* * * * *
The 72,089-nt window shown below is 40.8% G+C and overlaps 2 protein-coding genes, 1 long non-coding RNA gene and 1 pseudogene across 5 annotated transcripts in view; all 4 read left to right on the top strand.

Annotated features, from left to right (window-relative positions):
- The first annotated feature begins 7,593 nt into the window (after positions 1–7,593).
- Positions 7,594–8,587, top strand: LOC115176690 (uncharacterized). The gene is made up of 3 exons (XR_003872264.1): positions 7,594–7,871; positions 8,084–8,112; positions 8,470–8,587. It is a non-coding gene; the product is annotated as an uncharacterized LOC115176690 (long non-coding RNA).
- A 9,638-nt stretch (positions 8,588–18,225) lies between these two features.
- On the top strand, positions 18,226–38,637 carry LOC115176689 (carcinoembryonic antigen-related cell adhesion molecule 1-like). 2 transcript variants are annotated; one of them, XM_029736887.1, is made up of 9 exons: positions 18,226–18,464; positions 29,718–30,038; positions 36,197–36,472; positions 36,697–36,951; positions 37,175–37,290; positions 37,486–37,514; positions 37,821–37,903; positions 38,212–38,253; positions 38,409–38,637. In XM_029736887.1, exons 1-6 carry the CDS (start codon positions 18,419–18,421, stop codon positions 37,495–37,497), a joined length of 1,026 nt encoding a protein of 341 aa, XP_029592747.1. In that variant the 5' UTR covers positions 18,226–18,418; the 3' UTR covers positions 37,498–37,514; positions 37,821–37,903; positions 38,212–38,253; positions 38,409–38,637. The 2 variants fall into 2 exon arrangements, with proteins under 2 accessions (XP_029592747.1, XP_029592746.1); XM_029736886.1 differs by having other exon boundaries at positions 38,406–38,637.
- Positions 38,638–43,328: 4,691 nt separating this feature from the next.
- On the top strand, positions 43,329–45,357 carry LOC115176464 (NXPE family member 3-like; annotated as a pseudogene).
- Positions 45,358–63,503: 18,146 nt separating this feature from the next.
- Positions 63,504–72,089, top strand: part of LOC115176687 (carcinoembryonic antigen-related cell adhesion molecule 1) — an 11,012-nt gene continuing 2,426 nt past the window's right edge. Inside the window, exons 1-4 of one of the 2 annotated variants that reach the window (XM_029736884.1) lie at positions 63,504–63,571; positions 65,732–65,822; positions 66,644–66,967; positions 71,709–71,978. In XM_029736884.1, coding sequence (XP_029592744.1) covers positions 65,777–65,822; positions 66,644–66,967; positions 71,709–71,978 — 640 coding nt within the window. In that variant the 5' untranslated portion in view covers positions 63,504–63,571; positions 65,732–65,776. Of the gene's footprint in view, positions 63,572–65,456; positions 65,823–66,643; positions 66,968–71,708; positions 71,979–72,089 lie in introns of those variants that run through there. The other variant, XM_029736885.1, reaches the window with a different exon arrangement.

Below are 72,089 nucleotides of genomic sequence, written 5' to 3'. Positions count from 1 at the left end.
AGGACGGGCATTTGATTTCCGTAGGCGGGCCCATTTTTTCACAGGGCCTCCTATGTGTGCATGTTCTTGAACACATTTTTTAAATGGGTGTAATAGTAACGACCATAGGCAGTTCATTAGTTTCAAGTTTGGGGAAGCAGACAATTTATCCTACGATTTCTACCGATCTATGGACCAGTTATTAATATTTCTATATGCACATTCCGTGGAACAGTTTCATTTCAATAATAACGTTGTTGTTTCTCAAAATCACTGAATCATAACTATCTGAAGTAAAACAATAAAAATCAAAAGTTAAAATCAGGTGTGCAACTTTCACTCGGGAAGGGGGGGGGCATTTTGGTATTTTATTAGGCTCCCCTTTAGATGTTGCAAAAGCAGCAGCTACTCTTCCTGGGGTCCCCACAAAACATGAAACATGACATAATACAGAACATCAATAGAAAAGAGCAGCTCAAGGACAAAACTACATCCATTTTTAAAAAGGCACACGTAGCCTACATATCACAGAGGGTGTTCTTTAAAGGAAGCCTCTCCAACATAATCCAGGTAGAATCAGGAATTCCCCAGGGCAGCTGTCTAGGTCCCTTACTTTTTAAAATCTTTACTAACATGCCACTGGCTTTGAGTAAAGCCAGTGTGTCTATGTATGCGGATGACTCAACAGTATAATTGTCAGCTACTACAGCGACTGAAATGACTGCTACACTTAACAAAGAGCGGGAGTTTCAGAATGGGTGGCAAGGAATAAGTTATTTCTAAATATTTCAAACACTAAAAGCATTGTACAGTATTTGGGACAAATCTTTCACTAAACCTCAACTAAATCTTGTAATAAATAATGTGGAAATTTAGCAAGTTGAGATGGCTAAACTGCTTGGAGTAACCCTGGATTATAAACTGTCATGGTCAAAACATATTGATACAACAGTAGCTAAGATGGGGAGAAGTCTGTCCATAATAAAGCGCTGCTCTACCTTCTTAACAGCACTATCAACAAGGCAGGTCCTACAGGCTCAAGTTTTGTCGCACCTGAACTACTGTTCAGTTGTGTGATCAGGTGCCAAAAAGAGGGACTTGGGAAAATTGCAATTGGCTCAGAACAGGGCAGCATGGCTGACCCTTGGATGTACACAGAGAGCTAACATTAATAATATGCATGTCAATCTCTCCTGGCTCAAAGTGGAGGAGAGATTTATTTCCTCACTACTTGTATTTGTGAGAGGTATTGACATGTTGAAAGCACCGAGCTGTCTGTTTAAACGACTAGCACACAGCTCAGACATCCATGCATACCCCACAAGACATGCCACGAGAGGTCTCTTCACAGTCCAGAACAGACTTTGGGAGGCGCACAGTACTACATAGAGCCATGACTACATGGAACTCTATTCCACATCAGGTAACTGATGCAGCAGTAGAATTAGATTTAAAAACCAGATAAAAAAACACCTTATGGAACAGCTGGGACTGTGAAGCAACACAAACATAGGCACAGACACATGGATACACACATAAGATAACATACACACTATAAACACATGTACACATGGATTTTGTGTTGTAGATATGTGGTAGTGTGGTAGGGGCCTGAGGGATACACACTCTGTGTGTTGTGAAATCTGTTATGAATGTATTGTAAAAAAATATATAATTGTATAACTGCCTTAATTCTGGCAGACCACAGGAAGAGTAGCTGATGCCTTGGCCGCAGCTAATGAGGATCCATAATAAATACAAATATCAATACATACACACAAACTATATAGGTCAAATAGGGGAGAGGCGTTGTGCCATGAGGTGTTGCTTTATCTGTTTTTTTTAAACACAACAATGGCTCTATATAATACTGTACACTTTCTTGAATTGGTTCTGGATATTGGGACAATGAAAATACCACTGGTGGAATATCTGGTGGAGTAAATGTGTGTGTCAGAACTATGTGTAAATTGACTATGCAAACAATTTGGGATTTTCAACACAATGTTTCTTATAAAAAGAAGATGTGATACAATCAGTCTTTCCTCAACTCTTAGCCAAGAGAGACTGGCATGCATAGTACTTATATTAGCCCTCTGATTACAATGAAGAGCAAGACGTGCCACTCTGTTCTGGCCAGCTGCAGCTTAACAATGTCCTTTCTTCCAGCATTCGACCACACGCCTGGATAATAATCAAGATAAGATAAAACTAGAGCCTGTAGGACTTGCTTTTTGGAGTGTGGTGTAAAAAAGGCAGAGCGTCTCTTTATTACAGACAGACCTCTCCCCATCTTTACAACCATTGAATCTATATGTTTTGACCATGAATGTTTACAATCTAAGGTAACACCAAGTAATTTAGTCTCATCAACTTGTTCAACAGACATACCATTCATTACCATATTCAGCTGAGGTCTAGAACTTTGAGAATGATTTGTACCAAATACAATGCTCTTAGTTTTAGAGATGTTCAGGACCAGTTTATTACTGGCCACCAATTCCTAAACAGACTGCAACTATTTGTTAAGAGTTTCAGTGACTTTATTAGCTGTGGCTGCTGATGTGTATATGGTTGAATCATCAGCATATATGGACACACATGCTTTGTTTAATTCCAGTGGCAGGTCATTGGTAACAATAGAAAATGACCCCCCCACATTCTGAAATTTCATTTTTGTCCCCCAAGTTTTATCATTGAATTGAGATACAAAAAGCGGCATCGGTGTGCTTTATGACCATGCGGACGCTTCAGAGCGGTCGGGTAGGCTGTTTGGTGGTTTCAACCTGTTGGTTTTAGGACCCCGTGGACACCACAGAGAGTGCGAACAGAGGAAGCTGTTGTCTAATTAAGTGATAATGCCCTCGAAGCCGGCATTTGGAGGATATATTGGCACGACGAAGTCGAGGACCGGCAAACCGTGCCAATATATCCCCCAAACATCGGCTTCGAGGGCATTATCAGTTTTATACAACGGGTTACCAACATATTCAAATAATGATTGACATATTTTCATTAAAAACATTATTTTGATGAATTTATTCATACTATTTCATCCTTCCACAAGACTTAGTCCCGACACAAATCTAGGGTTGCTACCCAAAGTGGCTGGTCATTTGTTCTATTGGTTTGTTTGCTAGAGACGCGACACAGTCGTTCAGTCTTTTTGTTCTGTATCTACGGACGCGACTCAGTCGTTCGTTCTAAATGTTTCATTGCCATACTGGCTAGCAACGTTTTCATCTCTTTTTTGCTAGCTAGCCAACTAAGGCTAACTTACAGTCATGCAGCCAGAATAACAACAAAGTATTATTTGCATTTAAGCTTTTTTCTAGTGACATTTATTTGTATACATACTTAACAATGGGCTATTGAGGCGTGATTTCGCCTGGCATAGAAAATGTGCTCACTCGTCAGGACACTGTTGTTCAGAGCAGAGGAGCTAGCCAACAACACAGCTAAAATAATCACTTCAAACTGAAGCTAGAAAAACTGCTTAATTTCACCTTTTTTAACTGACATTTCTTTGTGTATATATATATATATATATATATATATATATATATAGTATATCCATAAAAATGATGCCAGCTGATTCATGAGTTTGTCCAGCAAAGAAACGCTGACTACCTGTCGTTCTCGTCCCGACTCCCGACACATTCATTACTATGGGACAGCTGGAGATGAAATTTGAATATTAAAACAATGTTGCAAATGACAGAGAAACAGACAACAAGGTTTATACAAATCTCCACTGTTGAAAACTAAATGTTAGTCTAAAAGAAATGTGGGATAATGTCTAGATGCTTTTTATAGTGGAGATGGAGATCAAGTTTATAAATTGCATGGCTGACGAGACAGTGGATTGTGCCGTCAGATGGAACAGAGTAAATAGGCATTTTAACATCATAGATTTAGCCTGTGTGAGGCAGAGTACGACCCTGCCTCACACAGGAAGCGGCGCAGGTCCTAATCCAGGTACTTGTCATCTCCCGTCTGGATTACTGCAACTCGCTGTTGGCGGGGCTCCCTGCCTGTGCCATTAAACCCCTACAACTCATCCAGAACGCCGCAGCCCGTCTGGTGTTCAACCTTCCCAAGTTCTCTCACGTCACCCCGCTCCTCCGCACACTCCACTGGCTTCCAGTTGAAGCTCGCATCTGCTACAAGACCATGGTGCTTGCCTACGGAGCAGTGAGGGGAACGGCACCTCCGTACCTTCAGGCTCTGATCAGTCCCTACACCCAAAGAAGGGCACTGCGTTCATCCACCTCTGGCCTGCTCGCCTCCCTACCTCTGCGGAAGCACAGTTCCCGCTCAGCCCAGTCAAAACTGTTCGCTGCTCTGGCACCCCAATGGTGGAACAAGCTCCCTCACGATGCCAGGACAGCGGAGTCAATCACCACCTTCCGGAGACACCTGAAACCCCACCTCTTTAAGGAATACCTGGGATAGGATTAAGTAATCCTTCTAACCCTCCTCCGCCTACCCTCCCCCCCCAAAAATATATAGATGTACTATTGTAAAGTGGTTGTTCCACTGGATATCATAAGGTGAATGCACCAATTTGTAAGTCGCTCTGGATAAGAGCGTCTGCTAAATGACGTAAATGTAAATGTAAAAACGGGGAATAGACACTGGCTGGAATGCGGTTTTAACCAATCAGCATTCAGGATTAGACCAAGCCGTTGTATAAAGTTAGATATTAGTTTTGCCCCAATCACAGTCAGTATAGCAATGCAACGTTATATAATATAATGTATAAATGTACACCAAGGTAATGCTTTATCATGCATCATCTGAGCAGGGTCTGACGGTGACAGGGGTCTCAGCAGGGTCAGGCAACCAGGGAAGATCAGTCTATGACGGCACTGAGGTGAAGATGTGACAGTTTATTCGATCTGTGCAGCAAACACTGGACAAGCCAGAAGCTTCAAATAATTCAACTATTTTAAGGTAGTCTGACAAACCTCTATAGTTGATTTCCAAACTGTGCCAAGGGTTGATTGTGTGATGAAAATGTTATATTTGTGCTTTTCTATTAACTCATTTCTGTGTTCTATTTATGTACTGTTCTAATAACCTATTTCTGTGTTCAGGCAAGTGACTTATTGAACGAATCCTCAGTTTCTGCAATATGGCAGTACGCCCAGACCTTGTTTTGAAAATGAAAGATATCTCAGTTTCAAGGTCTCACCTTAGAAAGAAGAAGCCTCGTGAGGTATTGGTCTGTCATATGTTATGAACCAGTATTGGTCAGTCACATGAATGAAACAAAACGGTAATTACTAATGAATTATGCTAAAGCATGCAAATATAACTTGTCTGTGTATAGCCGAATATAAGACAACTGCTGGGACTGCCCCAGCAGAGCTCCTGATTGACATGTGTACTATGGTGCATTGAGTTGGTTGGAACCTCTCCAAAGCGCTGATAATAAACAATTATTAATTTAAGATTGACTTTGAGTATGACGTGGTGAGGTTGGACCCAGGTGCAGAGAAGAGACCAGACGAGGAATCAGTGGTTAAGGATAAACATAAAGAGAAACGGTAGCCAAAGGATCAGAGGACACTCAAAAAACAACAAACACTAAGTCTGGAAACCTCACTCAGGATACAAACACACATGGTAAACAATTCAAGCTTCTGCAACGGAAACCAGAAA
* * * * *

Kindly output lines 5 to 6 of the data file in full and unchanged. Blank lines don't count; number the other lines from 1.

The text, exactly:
- A 9,638-nt stretch (positions 8,588–18,225) lies between these two features.
- On the top strand, positions 18,226–38,637 carry LOC115176689 (carcinoembryonic antigen-related cell adhesion molecule 1-like). 2 transcript variants are annotated; one of them, XM_029736887.1, is made up of 9 exons: positions 18,226–18,464; positions 29,718–30,038; positions 36,197–36,472; positions 36,697–36,951; positions 37,175–37,290; positions 37,486–37,514; positions 37,821–37,903; positions 38,212–38,253; positions 38,409–38,637. In XM_029736887.1, exons 1-6 carry the CDS (start codon positions 18,419–18,421, stop codon positions 37,495–37,497), a joined length of 1,026 nt encoding a protein of 341 aa, XP_029592747.1. In that variant the 5' UTR covers positions 18,226–18,418; the 3' UTR covers positions 37,498–37,514; positions 37,821–37,903; positions 38,212–38,253; positions 38,409–38,637. The 2 variants fall into 2 exon arrangements, with proteins under 2 accessions (XP_029592747.1, XP_029592746.1); XM_029736886.1 differs by having other exon boundaries at positions 38,406–38,637.